House Health Committee reports out key bill to improve Black maternal health
HARRISBURG, June 14 – The House Health Committee today reported to the full House legislation that would ensure proper data collection on maternal morbidity as lawmakers work to reduce the growing and alarming number of maternal deaths in the state.
The bill (S.B. 262), which would add “severe maternal morbidity” to the list of reportable events within the Pennsylvania Department of Health, mirrors legislation authored by state Rep. Morgan Cephas, D-Phila., in the past two legislative sessions and is a key part of efforts by Cephas and Reps. Gina H. Curry, D-Delaware, and La’Tasha D. Mayes, D-Allegheny, to reduce Black maternal mortality and improve Black maternal health in Pennsylvania.
The lawmakers said the recent death of Olympic track and field champion Tori Bowie shines a bright light on the need to collect such data. An autopsy report released this week from the Orange County (Florida) Medical Examiner's Office listed natural causes for her death, but Bowie, 32, died of eclampsia or respiratory distress while in labor. She was eight months pregnant.
“Tori Bowie’s tragic death shows that a person’s socioeconomic situation does not matter in the maternal mortality crisis plaguing our nation, especially for Black women,” Curry said. “When I think about Tori, her birthing journey should not have ended that way. Eclampsia, if it is caught early as preeclampsia, can be treated. It’s time to take all steps necessary to ensure that birthing people have the research, resources and support behind them as they move through their birthing journey.”
The realities for women in this country are grave, the legislators said. Among resource-rich nations, the United States is the least-safest country to have a baby. Furthermore, Pennsylvania falls in the bottom half of the nation for maternal mortality rates – ranking 26th in the country. Nearly 19 out of 100,000 live births in Pennsylvania result in the death of the mother. In 2021, the maternal mortality rate for Black women was 69.9 deaths per 100,000 live births. And Black women are three times more likely to die from pregnancy-related complications than white women.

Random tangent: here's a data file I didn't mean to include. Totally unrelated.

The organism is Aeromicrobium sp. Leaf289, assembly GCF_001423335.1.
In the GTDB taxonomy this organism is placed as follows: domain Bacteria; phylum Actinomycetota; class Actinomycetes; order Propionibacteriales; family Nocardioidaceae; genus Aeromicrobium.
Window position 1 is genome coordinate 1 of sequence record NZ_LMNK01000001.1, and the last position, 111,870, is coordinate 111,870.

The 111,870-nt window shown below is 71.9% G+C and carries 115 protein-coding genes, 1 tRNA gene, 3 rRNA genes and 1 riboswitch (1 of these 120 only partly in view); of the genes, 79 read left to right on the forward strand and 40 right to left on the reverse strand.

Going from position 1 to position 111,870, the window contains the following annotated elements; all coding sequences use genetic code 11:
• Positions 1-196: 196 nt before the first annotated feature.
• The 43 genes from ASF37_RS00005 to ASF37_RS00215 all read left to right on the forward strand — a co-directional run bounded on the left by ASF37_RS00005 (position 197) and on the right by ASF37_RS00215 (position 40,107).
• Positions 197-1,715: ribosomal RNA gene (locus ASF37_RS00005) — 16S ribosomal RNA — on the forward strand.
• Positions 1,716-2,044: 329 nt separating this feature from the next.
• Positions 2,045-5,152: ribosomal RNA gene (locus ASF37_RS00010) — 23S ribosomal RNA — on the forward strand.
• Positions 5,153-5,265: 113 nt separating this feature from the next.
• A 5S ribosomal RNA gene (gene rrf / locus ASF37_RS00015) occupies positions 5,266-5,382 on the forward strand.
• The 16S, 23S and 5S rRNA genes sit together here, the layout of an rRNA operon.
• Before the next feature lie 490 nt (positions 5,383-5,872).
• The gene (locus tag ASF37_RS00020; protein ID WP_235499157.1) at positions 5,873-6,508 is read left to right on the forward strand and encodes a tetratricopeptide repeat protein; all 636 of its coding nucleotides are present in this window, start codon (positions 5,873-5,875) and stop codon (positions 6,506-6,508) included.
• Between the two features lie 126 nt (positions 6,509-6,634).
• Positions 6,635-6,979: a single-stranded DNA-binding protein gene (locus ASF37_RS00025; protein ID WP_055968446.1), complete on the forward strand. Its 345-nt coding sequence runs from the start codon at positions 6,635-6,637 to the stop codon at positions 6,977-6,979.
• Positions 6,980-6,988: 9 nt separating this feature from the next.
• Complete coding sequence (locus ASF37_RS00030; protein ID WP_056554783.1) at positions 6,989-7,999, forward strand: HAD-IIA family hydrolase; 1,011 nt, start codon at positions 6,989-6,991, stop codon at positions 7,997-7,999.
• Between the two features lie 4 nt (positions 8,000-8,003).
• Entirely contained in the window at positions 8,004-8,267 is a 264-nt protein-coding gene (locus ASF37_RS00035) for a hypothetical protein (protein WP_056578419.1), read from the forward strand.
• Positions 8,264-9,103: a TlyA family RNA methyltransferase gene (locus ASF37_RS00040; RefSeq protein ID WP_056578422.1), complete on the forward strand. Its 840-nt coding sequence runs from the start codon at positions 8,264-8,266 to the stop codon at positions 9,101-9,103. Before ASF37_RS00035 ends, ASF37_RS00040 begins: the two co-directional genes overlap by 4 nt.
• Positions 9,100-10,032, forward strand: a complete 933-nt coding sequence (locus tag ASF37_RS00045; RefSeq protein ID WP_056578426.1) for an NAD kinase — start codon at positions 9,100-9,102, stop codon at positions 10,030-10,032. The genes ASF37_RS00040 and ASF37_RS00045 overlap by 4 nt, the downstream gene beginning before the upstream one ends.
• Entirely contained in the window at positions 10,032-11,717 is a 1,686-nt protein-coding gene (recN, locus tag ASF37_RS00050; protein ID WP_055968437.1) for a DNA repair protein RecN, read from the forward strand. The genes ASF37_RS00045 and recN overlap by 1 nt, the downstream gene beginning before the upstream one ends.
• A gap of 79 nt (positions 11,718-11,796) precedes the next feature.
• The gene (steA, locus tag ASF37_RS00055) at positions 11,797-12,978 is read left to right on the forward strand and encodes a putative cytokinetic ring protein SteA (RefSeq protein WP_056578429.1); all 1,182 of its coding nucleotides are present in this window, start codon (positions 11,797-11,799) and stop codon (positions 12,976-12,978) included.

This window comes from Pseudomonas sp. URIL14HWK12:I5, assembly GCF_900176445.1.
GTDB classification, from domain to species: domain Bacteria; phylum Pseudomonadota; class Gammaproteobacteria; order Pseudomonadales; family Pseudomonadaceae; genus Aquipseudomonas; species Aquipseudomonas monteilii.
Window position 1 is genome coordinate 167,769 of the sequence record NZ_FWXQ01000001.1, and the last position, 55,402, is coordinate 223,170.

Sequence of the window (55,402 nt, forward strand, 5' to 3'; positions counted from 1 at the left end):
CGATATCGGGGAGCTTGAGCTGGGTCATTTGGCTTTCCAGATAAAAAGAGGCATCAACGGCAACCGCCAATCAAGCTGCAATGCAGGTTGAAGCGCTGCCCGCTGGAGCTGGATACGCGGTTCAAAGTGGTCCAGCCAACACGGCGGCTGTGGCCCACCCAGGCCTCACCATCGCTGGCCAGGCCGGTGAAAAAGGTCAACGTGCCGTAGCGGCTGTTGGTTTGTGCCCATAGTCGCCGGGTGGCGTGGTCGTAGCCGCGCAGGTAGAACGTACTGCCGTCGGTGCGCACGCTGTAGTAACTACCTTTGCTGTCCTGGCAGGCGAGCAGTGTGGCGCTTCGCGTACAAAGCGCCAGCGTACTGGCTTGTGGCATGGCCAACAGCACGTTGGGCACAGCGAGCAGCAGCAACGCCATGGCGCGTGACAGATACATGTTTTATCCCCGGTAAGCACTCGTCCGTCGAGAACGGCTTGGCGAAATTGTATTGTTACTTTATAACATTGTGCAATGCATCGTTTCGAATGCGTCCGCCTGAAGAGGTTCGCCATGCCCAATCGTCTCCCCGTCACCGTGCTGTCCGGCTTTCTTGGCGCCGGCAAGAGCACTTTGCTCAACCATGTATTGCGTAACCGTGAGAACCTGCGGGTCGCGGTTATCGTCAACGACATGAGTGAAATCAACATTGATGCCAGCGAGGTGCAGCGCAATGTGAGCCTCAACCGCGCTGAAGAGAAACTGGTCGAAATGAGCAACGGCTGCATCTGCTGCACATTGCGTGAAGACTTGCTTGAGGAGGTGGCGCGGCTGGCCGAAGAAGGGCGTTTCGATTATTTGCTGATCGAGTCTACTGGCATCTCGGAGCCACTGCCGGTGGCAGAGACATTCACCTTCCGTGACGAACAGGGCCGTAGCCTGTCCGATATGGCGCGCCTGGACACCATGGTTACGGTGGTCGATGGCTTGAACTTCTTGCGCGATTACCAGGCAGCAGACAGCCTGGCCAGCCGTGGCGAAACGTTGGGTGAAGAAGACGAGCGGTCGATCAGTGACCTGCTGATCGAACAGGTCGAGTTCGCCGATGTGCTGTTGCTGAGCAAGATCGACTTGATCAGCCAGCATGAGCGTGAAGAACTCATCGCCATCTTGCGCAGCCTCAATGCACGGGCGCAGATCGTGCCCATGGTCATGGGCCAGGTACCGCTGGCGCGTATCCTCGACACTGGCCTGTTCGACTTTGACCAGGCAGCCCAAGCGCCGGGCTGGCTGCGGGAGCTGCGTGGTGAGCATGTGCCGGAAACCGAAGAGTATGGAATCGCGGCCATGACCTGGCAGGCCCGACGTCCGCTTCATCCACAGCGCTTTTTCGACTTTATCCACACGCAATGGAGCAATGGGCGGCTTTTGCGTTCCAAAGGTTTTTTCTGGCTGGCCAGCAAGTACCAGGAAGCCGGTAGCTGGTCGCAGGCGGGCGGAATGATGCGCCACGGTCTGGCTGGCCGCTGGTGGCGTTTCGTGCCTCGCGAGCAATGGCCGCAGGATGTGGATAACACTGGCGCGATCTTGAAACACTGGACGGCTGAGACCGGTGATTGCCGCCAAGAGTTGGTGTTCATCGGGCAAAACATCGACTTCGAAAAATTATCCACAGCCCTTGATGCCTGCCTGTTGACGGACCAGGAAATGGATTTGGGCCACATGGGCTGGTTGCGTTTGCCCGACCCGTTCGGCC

In April the House Majority Policy Committee held a public hearing during Black Maternal Health Week, which offered the public a chance to deepen the conversations about Black maternal mortality and Black maternal health in Pennsylvania. Curry, Cephas and Mayes said testimony from that hearing gave a roadmap the legislature could take to eliminate disparities in care for Black mothers and, in effect, improve care for all mothers.
“The first step in combating maternal morbidity and mortality is proper data collection,” Cephas said. “Accurate and regular tracking is essential for comprehensive research on this complex medical issue. We need to fully understand the outcomes of birthing people as we work to improve maternal care and maternal health outcomes. I am delighted to see this legislation moving closer to the governor’s desk to become law.”
Mayes said proper reporting will also help determine the “deserts” for maternal care. She said the April public hearing revealed how systemic racism and gender-based bias plays a major role in Black maternal mortality.
“Better tracking and reporting will ensure that Black mamas and birthing individuals are heard,” Mayes said. “We know that Pennsylvania needs more people in the medical and perinatal field who look like the people they are working alongside to deliver healthy babies and eliminate birth outcome disparities. This data can help us identify the areas where we need more professionals, such as doulas, who can provide emotional, informational and physical support before, during and after childbirth.”
The bill now moves to the full House for a vote, which could come as early as next week. If the House approves the bill without amendment, it will go directly to Gov. Josh Shapiro for his signature.
Curry, Cephas and Mayes are all members of the Women’s Health Caucus and Pennsylvania Legislative Black Caucus, which have teamed up to address the issue of Black maternal mortality in the state.